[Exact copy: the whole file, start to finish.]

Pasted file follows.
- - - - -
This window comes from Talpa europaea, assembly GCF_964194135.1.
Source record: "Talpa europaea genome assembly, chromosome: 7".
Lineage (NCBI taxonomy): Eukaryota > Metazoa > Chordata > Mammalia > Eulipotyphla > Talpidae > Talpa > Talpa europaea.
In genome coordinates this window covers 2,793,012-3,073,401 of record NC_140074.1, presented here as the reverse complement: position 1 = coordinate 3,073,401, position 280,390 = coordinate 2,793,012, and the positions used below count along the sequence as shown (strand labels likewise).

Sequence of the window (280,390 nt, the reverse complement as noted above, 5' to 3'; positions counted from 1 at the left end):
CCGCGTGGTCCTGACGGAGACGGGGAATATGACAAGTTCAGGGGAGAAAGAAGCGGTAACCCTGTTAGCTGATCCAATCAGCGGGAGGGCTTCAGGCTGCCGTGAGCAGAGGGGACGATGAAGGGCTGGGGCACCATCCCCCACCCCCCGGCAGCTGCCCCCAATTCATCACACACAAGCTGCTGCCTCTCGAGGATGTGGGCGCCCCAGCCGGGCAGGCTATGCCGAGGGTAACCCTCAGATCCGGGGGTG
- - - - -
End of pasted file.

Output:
This window comes from Talpa europaea, assembly GCF_964194135.1.
Source record: "Talpa europaea genome assembly, chromosome: 7".
Lineage (NCBI taxonomy): Eukaryota > Metazoa > Chordata > Mammalia > Eulipotyphla > Talpidae > Talpa > Talpa europaea.
In genome coordinates this window covers 2,793,012-3,073,401 of record NC_140074.1, presented here as the reverse complement: position 1 = coordinate 3,073,401, position 280,390 = coordinate 2,793,012, and the positions used below count along the sequence as shown (strand labels likewise).

Sequence of the window (280,390 nt, the reverse complement as noted above, 5' to 3'; positions counted from 1 at the left end):
CCGCGTGGTCCTGACGGAGACGGGGAATATGACAAGTTCAGGGGAGAAAGAAGCGGTAACCCTGTTAGCTGATCCAATCAGCGGGAGGGCTTCAGGCTGCCGTGAGCAGAGGGGACGATGAAGGGCTGGGGCACCATCCCCCACCCCCCGGCAGCTGCCCCCAATTCATCACACACAAGCTGCTGCCTCTCGAGGATGTGGGCGCCCCAGCCGGGCAGGCTATGCCGAGGGTAACCCTCAGATCCGGGGGTG